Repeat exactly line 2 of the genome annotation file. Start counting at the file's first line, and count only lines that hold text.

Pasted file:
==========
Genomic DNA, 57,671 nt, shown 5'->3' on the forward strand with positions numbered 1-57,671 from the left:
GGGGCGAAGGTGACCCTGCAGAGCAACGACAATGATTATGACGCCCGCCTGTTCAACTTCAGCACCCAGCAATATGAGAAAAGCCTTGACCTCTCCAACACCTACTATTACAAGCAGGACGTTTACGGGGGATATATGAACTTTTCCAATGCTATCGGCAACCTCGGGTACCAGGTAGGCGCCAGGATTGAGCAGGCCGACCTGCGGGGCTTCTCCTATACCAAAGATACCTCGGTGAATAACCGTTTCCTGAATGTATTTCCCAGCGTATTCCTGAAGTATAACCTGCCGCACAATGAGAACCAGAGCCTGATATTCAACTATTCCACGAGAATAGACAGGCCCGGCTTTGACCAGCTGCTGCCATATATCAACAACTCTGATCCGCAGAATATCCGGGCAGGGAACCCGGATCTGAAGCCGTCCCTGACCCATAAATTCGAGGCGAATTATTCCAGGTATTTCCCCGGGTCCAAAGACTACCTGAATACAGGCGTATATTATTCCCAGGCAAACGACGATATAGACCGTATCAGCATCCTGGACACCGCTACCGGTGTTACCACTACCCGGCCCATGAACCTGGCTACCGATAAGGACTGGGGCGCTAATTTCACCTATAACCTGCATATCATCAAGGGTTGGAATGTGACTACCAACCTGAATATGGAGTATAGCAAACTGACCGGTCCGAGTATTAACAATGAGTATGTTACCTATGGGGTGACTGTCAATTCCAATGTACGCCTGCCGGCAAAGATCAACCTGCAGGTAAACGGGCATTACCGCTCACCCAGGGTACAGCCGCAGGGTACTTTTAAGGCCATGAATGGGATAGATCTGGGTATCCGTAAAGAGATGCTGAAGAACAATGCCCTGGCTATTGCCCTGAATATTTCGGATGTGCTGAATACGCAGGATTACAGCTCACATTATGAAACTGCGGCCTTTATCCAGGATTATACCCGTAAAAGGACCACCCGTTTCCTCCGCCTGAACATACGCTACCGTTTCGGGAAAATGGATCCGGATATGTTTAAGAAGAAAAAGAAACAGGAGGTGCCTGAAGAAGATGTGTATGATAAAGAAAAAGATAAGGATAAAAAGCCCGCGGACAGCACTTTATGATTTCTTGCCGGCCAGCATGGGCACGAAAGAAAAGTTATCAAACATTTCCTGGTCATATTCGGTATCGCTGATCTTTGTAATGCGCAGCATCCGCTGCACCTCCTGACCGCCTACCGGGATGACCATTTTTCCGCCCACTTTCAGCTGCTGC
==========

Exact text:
GGGGCGAAGGTGACCCTGCAGAGCAACGACAATGATTATGACGCCCGCCTGTTCAACTTCAGCACCCAGCAATATGAGAAAAGCCTTGACCTCTCCAACACCTACTATTACAAGCAGGACGTTTACGGGGGATATATGAACTTTTCCAATGCTATCGGCAACCTCGGGTACCAGGTAGGCGCCAGGATTGAGCAGGCCGACCTGCGGGGCTTCTCCTATACCAAAGATACCTCGGTGAATAACCGTTTCCTGAATGTATTTCCCAGCGTATTCCTGAAGTATAACCTGCCGCACAATGAGAACCAGAGCCTGATATTCAACTATTCCACGAGAATAGACAGGCCCGGCTTTGACCAGCTGCTGCCATATATCAACAACTCTGATCCGCAGAATATCCGGGCAGGGAACCCGGATCTGAAGCCGTCCCTGACCCATAAATTCGAGGCGAATTATTCCAGGTATTTCCCCGGGTCCAAAGACTACCTGAATACAGGCGTATATTATTCCCAGGCAAACGACGATATAGACCGTATCAGCATCCTGGACACCGCTACCGGTGTTACCACTACCCGGCCCATGAACCTGGCTACCGATAAGGACTGGGGCGCTAATTTCACCTATAACCTGCATATCATCAAGGGTTGGAATGTGACTACCAACCTGAATATGGAGTATAGCAAACTGACCGGTCCGAGTATTAACAATGAGTATGTTACCTATGGGGTGACTGTCAATTCCAATGTACGCCTGCCGGCAAAGATCAACCTGCAGGTAAACGGGCATTACCGCTCACCCAGGGTACAGCCGCAGGGTACTTTTAAGGCCATGAATGGGATAGATCTGGGTATCCGTAAAGAGATGCTGAAGAACAATGCCCTGGCTATTGCCCTGAATATTTCGGATGTGCTGAATACGCAGGATTACAGCTCACATTATGAAACTGCGGCCTTTATCCAGGATTATACCCGTAAAAGGACCACCCGTTTCCTCCGCCTGAACATACGCTACCGTTTCGGGAAAATGGATCCGGATATGTTTAAGAAGAAAAAGAAACAGGAGGTGCCTGAAGAAGATGTGTATGATAAAGAAAAAGATAAGGATAAAAAGCCCGCGGACAGCACTTTATGATTTCTTGCCGGCCAGCATGGGCACGAAAGAAAAGTTATCAAACATTTCCTGGTCATATTCGGTATCGCTGATCTTTGTAATGCGCAGCATCCGCTGCACCTCCTGACCGCCTACCGGGATGACCATTTTTCCGCCCACTTTCAGCTGCTGC